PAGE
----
wealthy head of an engineering and construction firm who was president of
the U.S. Chamber of Commerce before being appointed Nixon’s Postmaster
General (where he promptly fired some 33,000 employees as the postal service
was put on for-profit basis). Blount was running against veteran Senator
John Sparkman, a conservative Southern Democrat who had been Adlai Stevenson
’s running mate on the national ticket in 1952.

Blount ran a filthy, race-baiting campaign against Sparkman, focused in part
on the issue of busing to achieve school integration. Even though Sparkman
had co-sponsored the "anti-forced busing" bill in the Senate, the Blount
campaign covered the state with billboards proclaiming, “A vote for Red
Blount is a vote against forced busing…against coddling criminals…against
welfare freeloaders.”

Blount was also a ferocious supporter of the Vietnam war (which Lt. Bush’s
daddy was vigorously defending at the UN), and young Bush was in charge of
distributing the smear campaign literature that linked the conservative
Sparkman (whom Blount labeled a “liberal”--sound familiar?) to the head of
the Democrats’ national ticket that year, the anti-war George McGovern. The
smear pamphlets accused Sparkman of favoring drastic cuts in the military
budget, of abandoning American POWs in Vietnam, and of supporting “amnesty
for draft-dodgers” -- none of which, of course, was true.

So, while Lt. Bush was avoiding Vietnam through cushy service in the
National Guard, then not even fulfilling the duties which his uniform
obliged him to perform, and while his commandant was getting pressure from
“higher-ups” in the Nixon administration’s military machine to let him off
the hook, Bush was learning how to run a pro-war, dirty tricks, mud-slinging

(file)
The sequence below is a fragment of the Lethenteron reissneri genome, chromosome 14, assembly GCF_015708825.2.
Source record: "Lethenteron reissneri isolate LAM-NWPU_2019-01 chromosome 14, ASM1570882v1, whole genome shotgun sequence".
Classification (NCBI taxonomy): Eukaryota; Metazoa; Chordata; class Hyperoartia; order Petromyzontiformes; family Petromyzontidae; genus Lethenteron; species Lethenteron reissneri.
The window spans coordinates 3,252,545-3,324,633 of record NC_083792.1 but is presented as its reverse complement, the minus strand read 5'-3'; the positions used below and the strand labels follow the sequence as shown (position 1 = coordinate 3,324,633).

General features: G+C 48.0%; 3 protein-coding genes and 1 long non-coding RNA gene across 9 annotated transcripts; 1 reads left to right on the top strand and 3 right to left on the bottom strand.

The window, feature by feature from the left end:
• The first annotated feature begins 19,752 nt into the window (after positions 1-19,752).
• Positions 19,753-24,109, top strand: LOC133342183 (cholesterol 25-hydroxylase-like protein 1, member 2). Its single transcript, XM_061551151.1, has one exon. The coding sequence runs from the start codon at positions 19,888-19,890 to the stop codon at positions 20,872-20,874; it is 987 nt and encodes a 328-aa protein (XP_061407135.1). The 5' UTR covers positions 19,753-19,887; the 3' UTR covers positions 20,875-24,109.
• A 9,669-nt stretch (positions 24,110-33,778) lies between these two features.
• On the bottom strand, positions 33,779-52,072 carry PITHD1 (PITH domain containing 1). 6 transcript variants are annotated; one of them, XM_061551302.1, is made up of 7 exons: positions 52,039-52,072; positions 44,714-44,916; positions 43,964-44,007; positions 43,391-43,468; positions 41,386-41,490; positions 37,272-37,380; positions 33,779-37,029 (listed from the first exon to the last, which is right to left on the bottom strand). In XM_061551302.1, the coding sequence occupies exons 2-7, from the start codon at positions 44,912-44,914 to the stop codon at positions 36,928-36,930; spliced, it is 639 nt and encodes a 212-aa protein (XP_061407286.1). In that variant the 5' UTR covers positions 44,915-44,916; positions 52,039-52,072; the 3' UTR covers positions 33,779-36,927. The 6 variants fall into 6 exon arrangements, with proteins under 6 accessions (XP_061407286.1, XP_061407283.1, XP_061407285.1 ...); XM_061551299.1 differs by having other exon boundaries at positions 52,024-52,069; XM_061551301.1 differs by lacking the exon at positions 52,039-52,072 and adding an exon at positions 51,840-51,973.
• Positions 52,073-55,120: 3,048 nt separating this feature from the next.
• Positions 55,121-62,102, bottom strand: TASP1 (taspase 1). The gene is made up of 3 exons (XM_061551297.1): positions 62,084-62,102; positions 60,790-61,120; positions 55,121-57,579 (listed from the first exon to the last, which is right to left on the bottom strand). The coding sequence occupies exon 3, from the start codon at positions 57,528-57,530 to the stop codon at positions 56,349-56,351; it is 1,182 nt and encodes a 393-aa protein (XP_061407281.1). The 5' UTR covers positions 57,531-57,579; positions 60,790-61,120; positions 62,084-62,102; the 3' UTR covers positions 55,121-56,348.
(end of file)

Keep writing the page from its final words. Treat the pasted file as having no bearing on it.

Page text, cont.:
campaign. If “60 Minutes” had bothered to tell us what Lt. Bush was doing
while he was dodging his military commitments--namely, serving a political
apprenticeship in sewer politics that included tarring an opponent with
sympathy for those who didn’t want to go to Vietnam--the odiferous hypocrisy
of Bush’s time in the Guard would have been startlingly apparent.

The “soft-on-terrorism” charges against this year’s national Democratic
ticket which were trumpeted at President Bush’s Madison Square Garden
coronation at the end of August echo the smears of the 1972 Senate campaign
on which Bush cut his political eye-teeth. It was mendacious deceit that
Bush practiced 32 years ago--as it is today. And that is the real meaning of
Bush’s time in the National Guard.
For more on Bush and the '72 Alabama campaign, see the thorough article by Glynn Wilson, "George W. Bush's Lost Year in 1972 Alabama," in the February 2, 2004 Southerner Daily News.

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Comments

Don't know who Jack Landsman is, but he is full of it. The link is not gone:

http://www.southerner.net/blog/awolbush.html

And the publication date is Feb. 2, 2004. Kelly's book didn't come out until Sept. 14, 2004, so how could I have possibly copied it? This is libel and I'm saving for possible action.

Posted by: Glynn Wilson | Feb 28, 2005 2:52:21 PM

Don't know who Jack Landsman is, but he is full of it. The link is not gone:

http://www.southerner.net/blog/awolbush.html

And the publication date is Feb. 2, 2004. Kelly's book didn't come out until Sept. 14, 2004, so how could I have possibly copied it? This is libel and I'm saving for possible action.

Posted by: Glynn Wilson | Feb 28, 2005 2:47:25 PM

Don't know who Jack Landsman is, but he is full of it. The link is not gone:

http://www.southerner.net/blog/awolbush.html

And the publication date is Feb. 2, 2004. Kelly's book didn't come out until Sept. 14, 2004, so how could I have possibly copied it? This is libel and I'm saving for possible action.

Posted by: Glynn Wilson | Feb 28, 2005 2:47:04 PM